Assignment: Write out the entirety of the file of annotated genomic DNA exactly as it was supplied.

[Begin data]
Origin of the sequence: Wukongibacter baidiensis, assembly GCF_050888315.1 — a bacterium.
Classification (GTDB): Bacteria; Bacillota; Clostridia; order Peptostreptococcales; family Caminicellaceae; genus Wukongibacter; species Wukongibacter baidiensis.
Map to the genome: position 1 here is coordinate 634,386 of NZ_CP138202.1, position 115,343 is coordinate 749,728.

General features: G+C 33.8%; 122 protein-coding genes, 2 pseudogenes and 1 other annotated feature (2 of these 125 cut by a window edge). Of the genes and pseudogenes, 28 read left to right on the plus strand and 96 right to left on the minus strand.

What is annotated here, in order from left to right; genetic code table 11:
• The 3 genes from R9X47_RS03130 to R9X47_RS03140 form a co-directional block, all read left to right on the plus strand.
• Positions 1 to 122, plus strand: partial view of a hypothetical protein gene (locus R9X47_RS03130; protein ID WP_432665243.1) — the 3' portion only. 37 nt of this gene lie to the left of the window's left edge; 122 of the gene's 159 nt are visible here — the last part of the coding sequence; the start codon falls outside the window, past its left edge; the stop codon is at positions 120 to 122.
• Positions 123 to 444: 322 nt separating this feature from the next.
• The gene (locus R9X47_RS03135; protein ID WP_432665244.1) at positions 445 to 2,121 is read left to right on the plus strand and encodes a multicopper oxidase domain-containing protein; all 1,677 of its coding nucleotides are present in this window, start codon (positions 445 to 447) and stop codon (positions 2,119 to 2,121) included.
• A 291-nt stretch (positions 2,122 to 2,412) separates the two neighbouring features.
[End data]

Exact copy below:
Origin of the sequence: Wukongibacter baidiensis, assembly GCF_050888315.1 — a bacterium.
Classification (GTDB): Bacteria; Bacillota; Clostridia; order Peptostreptococcales; family Caminicellaceae; genus Wukongibacter; species Wukongibacter baidiensis.
Map to the genome: position 1 here is coordinate 634,386 of NZ_CP138202.1, position 115,343 is coordinate 749,728.

General features: G+C 33.8%; 122 protein-coding genes, 2 pseudogenes and 1 other annotated feature (2 of these 125 cut by a window edge). Of the genes and pseudogenes, 28 read left to right on the plus strand and 96 right to left on the minus strand.

What is annotated here, in order from left to right; genetic code table 11:
• The 3 genes from R9X47_RS03130 to R9X47_RS03140 form a co-directional block, all read left to right on the plus strand.
• Positions 1 to 122, plus strand: partial view of a hypothetical protein gene (locus R9X47_RS03130; protein ID WP_432665243.1) — the 3' portion only. 37 nt of this gene lie to the left of the window's left edge; 122 of the gene's 159 nt are visible here — the last part of the coding sequence; the start codon falls outside the window, past its left edge; the stop codon is at positions 120 to 122.
• Positions 123 to 444: 322 nt separating this feature from the next.
• The gene (locus R9X47_RS03135; protein ID WP_432665244.1) at positions 445 to 2,121 is read left to right on the plus strand and encodes a multicopper oxidase domain-containing protein; all 1,677 of its coding nucleotides are present in this window, start codon (positions 445 to 447) and stop codon (positions 2,119 to 2,121) included.
• A 291-nt stretch (positions 2,122 to 2,412) separates the two neighbouring features.